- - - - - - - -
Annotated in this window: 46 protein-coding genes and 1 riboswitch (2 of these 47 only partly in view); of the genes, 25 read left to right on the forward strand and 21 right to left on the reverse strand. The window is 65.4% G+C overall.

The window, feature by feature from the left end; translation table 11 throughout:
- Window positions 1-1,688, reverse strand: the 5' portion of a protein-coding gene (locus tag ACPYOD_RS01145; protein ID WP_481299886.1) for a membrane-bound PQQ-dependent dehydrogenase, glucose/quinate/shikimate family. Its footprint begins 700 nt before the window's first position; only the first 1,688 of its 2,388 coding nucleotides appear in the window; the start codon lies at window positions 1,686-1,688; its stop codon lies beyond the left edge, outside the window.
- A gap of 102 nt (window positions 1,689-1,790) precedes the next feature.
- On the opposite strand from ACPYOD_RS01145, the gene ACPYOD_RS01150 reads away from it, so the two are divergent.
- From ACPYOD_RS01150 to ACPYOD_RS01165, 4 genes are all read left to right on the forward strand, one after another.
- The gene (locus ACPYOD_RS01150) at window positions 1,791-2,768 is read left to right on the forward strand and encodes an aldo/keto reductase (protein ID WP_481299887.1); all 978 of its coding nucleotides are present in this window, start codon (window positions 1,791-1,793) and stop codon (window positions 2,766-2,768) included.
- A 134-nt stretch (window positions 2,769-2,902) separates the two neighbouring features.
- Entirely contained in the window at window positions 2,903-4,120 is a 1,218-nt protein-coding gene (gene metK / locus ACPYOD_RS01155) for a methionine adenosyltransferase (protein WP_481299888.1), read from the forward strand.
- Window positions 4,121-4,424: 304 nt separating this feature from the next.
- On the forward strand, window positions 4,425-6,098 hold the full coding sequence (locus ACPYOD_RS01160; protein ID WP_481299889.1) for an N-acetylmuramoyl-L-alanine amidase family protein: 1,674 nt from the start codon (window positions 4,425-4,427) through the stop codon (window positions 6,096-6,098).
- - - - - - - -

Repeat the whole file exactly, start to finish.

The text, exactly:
Annotated in this window: 46 protein-coding genes and 1 riboswitch (2 of these 47 only partly in view); of the genes, 25 read left to right on the forward strand and 21 right to left on the reverse strand. The window is 65.4% G+C overall.

The window, feature by feature from the left end; translation table 11 throughout:
- Window positions 1-1,688, reverse strand: the 5' portion of a protein-coding gene (locus tag ACPYOD_RS01145; protein ID WP_481299886.1) for a membrane-bound PQQ-dependent dehydrogenase, glucose/quinate/shikimate family. Its footprint begins 700 nt before the window's first position; only the first 1,688 of its 2,388 coding nucleotides appear in the window; the start codon lies at window positions 1,686-1,688; its stop codon lies beyond the left edge, outside the window.
- A gap of 102 nt (window positions 1,689-1,790) precedes the next feature.
- On the opposite strand from ACPYOD_RS01145, the gene ACPYOD_RS01150 reads away from it, so the two are divergent.
- From ACPYOD_RS01150 to ACPYOD_RS01165, 4 genes are all read left to right on the forward strand, one after another.
- The gene (locus ACPYOD_RS01150) at window positions 1,791-2,768 is read left to right on the forward strand and encodes an aldo/keto reductase (protein ID WP_481299887.1); all 978 of its coding nucleotides are present in this window, start codon (window positions 1,791-1,793) and stop codon (window positions 2,766-2,768) included.
- A 134-nt stretch (window positions 2,769-2,902) separates the two neighbouring features.
- Entirely contained in the window at window positions 2,903-4,120 is a 1,218-nt protein-coding gene (gene metK / locus ACPYOD_RS01155) for a methionine adenosyltransferase (protein WP_481299888.1), read from the forward strand.
- Window positions 4,121-4,424: 304 nt separating this feature from the next.
- On the forward strand, window positions 4,425-6,098 hold the full coding sequence (locus ACPYOD_RS01160; protein ID WP_481299889.1) for an N-acetylmuramoyl-L-alanine amidase family protein: 1,674 nt from the start codon (window positions 4,425-4,427) through the stop codon (window positions 6,096-6,098).